First up were our hosts, LUME founders Dee Byrne (alto) and Cath Roberts (bari) and their four-piece Word of Moth whose rough-and-tumble grooves and tectonic unison sax lines made for a gutsy start. Leeds-based trio Hot Beef Three explored a similar sound-palette, but ramped up the anarchy, mixing baritone screams and pecked alto with agro snare-drum tattoos and feral guitar swipes; while a set from Austrian visitors Blueblut was a wonderfully eccentric jumble of genres that turned up drone music, circus music, psych rock and country, along with crashing waves of drums and operatic Theremin that sounded disconcertingly like Edith Piaf.
Two wholly improvised sets changed the pace. Manchester duo Ant Traditions, featuring guitarist Dave Birchall and Adam Fairhall, hunched over a series of miniature upright pianos, created jangling metallic soundscapes full of ostinati that span like merry go rounds in a surrealist amusement park. A trio performance from Julie Kjær (alto), Rachel Musson (tenor) and Hannah Marshall (cello) was sparser, all shifting moods and luxuriant stretches of silence.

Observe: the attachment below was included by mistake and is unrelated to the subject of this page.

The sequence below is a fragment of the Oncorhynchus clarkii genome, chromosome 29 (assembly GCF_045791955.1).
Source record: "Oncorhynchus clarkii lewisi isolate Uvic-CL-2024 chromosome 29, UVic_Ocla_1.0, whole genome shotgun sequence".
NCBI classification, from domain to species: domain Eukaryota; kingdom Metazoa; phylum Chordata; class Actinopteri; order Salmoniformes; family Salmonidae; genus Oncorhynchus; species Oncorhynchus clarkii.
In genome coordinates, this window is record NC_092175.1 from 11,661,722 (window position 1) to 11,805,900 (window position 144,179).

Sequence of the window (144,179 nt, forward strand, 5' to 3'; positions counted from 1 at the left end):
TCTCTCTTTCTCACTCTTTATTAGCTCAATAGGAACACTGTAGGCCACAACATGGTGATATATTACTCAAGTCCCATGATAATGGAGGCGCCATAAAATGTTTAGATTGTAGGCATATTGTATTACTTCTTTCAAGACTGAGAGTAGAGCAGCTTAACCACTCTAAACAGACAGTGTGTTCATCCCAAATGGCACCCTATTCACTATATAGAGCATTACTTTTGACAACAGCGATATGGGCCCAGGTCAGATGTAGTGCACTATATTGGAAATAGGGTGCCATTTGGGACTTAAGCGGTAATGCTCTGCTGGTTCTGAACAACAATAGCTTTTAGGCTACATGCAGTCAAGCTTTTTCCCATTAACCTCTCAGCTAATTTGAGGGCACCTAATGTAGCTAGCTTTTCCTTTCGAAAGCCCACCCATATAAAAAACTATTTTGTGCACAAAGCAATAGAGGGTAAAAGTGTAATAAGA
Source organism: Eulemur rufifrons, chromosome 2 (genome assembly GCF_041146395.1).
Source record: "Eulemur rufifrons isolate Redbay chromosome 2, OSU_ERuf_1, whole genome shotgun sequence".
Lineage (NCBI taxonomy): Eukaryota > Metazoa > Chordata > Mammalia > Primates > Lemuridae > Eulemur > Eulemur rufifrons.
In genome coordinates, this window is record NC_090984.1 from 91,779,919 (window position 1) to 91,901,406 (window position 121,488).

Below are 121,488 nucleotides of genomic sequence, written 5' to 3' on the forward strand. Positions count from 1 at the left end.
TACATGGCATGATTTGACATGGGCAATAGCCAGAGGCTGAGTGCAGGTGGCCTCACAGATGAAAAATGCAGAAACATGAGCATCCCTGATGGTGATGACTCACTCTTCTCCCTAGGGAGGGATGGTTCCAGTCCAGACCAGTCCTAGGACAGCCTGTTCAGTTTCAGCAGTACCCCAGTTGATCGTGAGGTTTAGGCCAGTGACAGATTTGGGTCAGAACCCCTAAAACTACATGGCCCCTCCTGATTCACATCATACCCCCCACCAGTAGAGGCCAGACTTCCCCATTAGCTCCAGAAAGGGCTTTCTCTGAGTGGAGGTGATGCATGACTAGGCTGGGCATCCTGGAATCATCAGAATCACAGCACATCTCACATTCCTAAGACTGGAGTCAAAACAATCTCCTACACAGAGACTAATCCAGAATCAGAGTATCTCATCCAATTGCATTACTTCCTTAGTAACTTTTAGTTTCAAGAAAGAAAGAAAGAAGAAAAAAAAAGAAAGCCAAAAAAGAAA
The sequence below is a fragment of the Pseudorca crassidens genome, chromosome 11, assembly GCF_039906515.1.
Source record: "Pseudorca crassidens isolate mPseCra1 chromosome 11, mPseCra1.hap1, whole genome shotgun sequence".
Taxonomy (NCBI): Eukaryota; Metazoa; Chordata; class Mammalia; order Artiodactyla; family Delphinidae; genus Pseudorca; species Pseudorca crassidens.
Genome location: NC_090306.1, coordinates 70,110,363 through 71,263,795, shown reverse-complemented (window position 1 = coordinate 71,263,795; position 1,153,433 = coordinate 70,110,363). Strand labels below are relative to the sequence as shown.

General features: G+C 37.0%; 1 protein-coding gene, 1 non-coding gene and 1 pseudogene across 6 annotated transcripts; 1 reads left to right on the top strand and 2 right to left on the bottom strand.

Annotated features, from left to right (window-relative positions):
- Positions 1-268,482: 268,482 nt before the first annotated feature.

The two larger ensembles on the bill cleaved closest to jazz tradition. Little Church, led by Birmingham keys-player David Austin Grey, drew inspiration from electric Miles and shuffled jazz rock covers with hazy melodies and looping grooves of their own; while guitarist Anton Hunter’s Article XI ensured the festival ended on a high with originals that smashed blazing horn-lines into passages of chaotic group improvisation.
Like all the best family get togethers LUME should be an annual event. This debut was outstanding.
— Thomas Rees
This article was originally published in Jazzwise Magazine September 2016 issue